Considerations of temperature in the context of the persistence classification in the EU

Autor(en): Matthies, Michael
Beulke, Sabine
Stichwörter: Arrhenius equation; CHEMICALS; Degradation simulation testing; Environmental Sciences; Environmental Sciences & Ecology; Environmental temperature; Exposure assessment; Hazard; PBT assessment; Persistence criteria; Temperature normalisation
Erscheinungsdatum: 2017
Volumen: 29
Simulation degradation studies for industrial chemicals, biocidal products and plant protection products are required in the EU to estimate half-lives in soil, water and sediment for the comparison to persistence criteria for hazard (P/vP) assessment, and for use in exposure assessments. There is a discrepancy between European regulatory approaches regarding the temperature at which degradation half-lives should be (1) measured in simulation degradation testing of environmental compartments, and (2) compared to the P/vP criteria. In this paper, an opinion is provided on the options for the experimental temperature and extrapolation to other conditions. A review of the historical development of persistence criteria did not give conclusive evidence of the temperature at which the half-lives that underpin the P-criteria were measured, but room temperature is likely. Half-lives measured at 20 degrees C are in line with the intentions of some international agreements, but in the EU there is a continued political debate regarding the relevant temperature for comparison with persistence criteria. Measuring degradation at 20 degrees C has the advantage that metabolites/transformation products can be identified with greater accuracy, and that kinetic fits to determine half-lives for parent compounds and metabolites carry less uncertainty. Extrapolation of half-lives to lower temperatures is possible for assessing environmental exposure, but the uncertainty of the persistence classification is smaller when measured half-lives are used for direct comparison with P/vP criteria, without extrapolation. Model simulations demonstrate the pattern of concentrations that can be expected for realistic worst case climate scenarios in the EU based on the half-life of 120 days in soil at 20 degrees C and of 40 days in water at 20 degrees C, and their temporal and spatial variability.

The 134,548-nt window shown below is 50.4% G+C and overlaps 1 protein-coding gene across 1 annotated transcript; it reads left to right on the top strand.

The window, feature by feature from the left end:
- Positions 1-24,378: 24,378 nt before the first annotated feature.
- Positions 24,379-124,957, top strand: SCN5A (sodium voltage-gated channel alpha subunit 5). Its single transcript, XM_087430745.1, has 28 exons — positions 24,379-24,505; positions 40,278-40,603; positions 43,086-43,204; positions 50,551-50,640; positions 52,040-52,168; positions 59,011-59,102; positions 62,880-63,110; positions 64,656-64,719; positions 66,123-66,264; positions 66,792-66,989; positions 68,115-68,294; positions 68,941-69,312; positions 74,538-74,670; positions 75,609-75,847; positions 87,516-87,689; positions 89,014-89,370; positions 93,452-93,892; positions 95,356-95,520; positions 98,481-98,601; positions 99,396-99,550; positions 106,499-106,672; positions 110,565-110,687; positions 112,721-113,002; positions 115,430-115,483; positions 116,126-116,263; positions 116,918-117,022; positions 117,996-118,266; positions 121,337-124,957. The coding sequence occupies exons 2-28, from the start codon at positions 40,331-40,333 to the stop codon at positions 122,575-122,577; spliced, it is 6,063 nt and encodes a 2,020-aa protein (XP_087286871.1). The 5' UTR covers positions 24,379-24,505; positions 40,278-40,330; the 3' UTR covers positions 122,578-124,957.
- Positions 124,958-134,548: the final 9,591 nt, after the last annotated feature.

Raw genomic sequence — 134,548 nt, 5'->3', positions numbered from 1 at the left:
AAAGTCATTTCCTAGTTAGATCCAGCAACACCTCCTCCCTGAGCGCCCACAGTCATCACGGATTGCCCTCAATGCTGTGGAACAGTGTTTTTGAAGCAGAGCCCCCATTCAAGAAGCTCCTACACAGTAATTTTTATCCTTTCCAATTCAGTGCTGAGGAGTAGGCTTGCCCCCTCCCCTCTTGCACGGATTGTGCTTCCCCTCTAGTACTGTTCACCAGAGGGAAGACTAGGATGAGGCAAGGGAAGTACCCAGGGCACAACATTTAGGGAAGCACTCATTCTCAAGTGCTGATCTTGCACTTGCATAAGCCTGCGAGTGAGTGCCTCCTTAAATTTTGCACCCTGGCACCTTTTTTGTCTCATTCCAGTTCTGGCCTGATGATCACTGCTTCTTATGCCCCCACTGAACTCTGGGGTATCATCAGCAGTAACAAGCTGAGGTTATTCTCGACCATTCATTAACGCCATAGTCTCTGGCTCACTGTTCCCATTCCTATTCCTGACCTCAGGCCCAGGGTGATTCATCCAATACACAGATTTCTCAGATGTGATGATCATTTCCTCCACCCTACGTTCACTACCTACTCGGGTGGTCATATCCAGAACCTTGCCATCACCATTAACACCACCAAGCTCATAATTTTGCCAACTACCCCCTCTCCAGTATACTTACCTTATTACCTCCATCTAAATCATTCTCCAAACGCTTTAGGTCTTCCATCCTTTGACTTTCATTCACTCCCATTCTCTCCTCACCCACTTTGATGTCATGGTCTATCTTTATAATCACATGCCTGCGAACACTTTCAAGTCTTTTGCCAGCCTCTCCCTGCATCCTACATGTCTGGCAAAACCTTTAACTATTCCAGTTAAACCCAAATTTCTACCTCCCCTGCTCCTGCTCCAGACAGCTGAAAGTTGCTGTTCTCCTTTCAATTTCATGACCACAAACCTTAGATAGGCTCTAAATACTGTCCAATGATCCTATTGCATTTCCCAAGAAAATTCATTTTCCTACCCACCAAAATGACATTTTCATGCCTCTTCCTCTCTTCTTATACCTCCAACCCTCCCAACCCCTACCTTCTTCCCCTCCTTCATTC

ISSN: 21904707
DOI: 10.1186/s12302-017-0113-1

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